What was the most surprising thing about creating Shelf Life?

Platt & Lowenthal: Honestly, getting the occasional unkind comment online, and seeing the fans of the show jump to our defense. That was a real eye-opener. I had heard “don’t feed the trolls,” and so I would notice a negative comment here and there, and try to ignore it, but then to see the people who really love the show stand up for it, that was really amazing. It’s sort of like when you create something, and it has a life of its own and then it moves away from you and that life continues, you realize you’ve made an impact on the world. And that is at once both surprising and exhilarating.

What has been the fan reaction so far for the series?

Platt & Lowenthal: Well there are the few inevitable haters (can you really consider yourself a success without haters?) who, honestly, we love, because when people feel that strongly about something you know you’re doing something right, but mostly we are getting a hugely positive response. And it’s really nice to see is that the fans who have been tuning in for the past few seasons are still with us as we pick up momentum and gain more.

Can we expect a fourth season?

Platt & Lowenthal: We sure hope so! It’s funny, as we move through each season we learn something new about the characters, the world, and producing the show and that makes us excited to level up the show with each new season. We’ve already had story and script meetings and planned a Season 4 arc that makes the show a little more serialized, with an ongoing story, while still keeping the short format. We have some pretty bold plans for the characters and the world they live in. First, we want to get the characters off the shelf a little more – I know, it’s called Shelf Life, but there is such a rich and diverse world for the characters to explore, that we want to be able to take the audience there – so that’s a big one for us. But also really delving more into each character’s own ongoing story. We think that’s what really makes a powerful show, be it comedy or drama, so doing this will hopefully reward the fans who have gotten to know the characters.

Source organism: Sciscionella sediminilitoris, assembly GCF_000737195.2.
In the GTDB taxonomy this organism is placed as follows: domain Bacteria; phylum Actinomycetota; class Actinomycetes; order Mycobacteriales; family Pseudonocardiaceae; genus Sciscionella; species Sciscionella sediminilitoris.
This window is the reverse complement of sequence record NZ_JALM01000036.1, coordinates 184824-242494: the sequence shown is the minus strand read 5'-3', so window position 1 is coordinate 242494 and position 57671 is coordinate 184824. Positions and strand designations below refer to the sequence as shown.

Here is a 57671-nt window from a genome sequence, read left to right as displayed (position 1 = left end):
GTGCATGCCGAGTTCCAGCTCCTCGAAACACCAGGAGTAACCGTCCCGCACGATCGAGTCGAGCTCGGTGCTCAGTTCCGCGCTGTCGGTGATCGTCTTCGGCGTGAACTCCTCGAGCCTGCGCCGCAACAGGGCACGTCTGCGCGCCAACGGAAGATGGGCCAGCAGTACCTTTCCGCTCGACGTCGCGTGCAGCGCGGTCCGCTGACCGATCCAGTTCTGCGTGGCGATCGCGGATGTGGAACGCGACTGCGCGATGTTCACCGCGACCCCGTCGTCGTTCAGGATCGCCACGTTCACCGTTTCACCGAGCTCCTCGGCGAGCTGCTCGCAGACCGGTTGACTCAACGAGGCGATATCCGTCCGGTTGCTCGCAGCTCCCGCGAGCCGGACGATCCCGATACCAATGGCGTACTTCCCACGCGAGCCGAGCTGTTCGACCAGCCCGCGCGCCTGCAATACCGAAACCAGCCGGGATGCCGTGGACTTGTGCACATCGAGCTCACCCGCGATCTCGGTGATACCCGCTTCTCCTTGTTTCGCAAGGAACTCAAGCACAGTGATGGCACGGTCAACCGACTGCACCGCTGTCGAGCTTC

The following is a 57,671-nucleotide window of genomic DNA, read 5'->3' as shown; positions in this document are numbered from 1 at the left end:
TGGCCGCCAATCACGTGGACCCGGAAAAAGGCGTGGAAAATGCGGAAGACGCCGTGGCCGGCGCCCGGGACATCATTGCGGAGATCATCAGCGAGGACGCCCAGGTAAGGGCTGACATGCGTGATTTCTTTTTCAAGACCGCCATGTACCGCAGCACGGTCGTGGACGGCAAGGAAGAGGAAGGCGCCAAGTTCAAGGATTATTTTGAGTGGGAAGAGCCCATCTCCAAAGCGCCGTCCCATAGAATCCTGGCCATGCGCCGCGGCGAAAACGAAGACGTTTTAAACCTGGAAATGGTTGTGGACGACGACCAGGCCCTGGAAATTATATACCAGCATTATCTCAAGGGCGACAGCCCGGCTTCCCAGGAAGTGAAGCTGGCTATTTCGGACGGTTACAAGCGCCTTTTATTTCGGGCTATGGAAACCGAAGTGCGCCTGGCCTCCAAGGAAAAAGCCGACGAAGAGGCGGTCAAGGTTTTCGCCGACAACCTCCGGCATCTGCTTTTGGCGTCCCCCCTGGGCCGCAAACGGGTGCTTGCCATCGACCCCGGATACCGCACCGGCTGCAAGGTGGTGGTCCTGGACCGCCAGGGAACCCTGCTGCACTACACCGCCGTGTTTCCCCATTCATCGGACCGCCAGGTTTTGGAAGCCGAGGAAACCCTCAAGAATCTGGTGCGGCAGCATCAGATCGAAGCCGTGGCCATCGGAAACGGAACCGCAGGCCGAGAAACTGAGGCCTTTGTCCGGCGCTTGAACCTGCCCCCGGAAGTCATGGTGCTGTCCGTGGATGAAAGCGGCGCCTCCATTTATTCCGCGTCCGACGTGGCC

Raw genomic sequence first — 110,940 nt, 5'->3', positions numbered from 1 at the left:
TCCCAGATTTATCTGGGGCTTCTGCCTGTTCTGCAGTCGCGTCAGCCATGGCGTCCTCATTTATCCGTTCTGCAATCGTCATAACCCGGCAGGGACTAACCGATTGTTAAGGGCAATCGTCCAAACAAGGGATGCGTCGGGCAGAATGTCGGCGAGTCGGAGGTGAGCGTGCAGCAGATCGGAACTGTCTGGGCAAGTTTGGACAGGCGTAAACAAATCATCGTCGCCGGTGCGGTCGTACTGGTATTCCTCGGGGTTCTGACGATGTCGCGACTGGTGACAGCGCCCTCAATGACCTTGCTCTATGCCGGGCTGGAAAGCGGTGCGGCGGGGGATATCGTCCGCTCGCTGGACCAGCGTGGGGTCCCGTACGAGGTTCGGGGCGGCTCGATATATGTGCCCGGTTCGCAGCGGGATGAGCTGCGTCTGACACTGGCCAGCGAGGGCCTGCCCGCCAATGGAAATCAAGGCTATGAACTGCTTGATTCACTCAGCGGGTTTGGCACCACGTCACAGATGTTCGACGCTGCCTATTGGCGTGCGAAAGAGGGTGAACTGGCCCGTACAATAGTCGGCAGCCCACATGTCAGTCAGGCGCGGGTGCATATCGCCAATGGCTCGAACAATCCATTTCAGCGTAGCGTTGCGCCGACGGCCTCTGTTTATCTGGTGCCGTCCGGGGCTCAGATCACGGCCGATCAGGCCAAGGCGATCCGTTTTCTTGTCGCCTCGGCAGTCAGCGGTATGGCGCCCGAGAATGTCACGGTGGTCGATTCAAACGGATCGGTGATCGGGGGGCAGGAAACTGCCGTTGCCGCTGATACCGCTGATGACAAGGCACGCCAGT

Of course because we have huge plans: getting off the shelf, bigger storylines, introducing more characters, getting new costumes; all these amazing things will take money. So we will be starting our IndieGoGo campaign in July (18th) with a fun live interactive webcast party called Shelf “LIVE” at 8p PST on TheStream.tv/LIVE where anyone can tune in and hang with the Shelf Life gang online as we answer questions, play games, have giveaways and have some very special guests and announcements. Shelf LIVE will help us launch our fundraiser and make sure we can move forward with all the amazing things we have planned for Season 4!

What advice would you give to someone who would like to make a web series?

Platt & Lowenthal: Do it! So often we hear people talk about the things they want to do or are “going” to do, but so often life gets in the way. They don’t take the action necessary to move forward and actually make it happen. But the only thing, honestly, getting in your way is yourself. Decide what you want to say and say it. What excites you, what stories do you want to tell? Figure out a plan and then don’t let anyone else’s negativity or limiting beliefs stop you. That’s so much more important than having money to spend. Anything is possible in this wonderful world we live in, so if you keep taking one step forward eventually you will scale that mountain! (And by “mountain” we mean “Internet”)

You can follow Tara Platt (@taraplatt) and Yuri Lowenthal (@YuriLowenthal) on Twitter.